French cabinetmaker and sculptor. He was taught by his father, François Cressent, a sculptor in Amiens, and became a maître-ébéniste on 9 January 1708. He subsequently became a pupil of François Girardon and became a maître sculpteur in the Académie de Saint-Luc, Paris, on 14 August 1714...

Article

Barbara Daentler

German sculptor. He was the son of a cabinetmaker. In 1712–13 he began his travels as a journeyman from Eichstätt, where he probably trained under the sculptor Christian Handschuher (fl c. 1699–1701). He visited Prague, where he met Matyás Václav Jäckel, and Italy. Around ...

Article

French family of goldsmiths, bronze founders, sculptors and designers, of Italian descent. Due to the similarity in name, there has been some confusion between father and son and the attribution of their work; they are now generally distinguished as Duplessis père and Duplessis fils. Jean-Claude Chambellan Duplessis [Giovanni Claudio Chiamberlano] (...

Article

Spanish, 18th century, male.

Born 1677, in Seville; died 1757, in Cordova.

Sculptor.

Pedro Duque Cornejo y Roldan was one of the finest exponents of Rococo sculpture in Andalusia. He began by working on retables in Seville. In Granada he created and transformed the sculptural decoration of the church of the Virgen de las Angustias; for this he carved 14 statues showing ...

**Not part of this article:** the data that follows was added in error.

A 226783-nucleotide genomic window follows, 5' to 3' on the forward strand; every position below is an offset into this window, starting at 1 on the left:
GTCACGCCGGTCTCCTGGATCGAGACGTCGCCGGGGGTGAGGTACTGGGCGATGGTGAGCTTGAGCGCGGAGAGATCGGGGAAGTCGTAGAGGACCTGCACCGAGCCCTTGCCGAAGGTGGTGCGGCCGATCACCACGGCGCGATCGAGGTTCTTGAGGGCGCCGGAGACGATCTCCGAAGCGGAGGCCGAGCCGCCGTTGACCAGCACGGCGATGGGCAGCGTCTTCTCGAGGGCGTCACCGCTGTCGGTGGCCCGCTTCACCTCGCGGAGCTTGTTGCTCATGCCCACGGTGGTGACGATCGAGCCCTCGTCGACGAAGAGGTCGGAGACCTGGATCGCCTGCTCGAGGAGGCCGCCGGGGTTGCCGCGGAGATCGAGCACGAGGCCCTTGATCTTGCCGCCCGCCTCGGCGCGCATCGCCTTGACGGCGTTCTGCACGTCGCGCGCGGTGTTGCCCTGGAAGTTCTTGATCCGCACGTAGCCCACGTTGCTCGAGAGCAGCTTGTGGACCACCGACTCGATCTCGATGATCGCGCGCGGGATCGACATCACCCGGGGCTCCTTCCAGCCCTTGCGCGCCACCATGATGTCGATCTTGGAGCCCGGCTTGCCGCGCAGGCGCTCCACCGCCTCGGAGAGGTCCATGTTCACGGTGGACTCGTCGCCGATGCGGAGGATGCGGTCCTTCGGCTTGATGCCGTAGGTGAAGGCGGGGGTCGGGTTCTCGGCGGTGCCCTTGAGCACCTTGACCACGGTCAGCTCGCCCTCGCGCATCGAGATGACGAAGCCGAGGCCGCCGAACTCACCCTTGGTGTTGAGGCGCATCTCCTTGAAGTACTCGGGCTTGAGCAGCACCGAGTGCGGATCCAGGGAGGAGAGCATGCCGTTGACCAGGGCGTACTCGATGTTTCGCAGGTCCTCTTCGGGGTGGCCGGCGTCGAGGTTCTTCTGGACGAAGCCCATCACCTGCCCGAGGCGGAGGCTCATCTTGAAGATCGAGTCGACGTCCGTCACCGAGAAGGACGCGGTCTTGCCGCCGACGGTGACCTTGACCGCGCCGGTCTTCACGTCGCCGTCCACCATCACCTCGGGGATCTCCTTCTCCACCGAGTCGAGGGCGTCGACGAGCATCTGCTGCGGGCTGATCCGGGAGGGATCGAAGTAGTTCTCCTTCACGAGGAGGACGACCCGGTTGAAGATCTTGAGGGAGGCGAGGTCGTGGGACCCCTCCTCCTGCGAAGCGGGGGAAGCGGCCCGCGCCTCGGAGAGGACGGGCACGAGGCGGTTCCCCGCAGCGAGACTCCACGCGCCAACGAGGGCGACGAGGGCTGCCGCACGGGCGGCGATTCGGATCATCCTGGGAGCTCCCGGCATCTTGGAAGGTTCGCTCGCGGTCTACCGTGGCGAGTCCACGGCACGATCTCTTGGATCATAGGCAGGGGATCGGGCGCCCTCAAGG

Article

Helmut Börsch-Supan

German sculptor. Before he moved to Berlin in 1746, he is thought to have worked in Italy, Leipzig and Dresden; two signed ivory reliefs in the Museum des Kunsthandwerks, Leipzig, were probably produced during his stay in that city. Ebenhech was particularly admired for his mastery of marble technique. Characteristic of his Rococo sculpture is a delicate treatment of surface with a minute attention to details, especially drapery folds, and a tendency towards a fragile decorativeness. His figures are slender, almost lean. Most of his works produced in Prussia are in the park of ...

Article

German, 18th century, male.

Born 9 April 1691, in Mannheim; died 10 January 1752, in Mannheim.

Sculptor.

Paul Egell trained under Balthasar Permoser in Dresden or Vienna around 1717. His main works are: decorations in the Rococo style for the gardens and palace of the 'Grand Elector' (German prince in the Holy Roman Empire who was entitled to elect the Emperor) in Schwetzingen; a funeral monument in Durlach; the ...

Article

Iris Kockelbergh

Belgian sculptor. He was the son of a sculptor and probably trained first with his father. All that is known of his work is his extensive contribution to the furnishing of the church of St Nicolas en Havré at Mons, on which he worked from ...

Article

Helena Bussers

Flemish sculptor. Until 1770 or 1771 he was apprenticed to Laurent Delvaux. His master’s influence with Charles of Lorraine, the Austrian Governor of the Netherlands, secured for him in 1769 an allowance during his whole period of training. Having moved to Paris and been accepted (...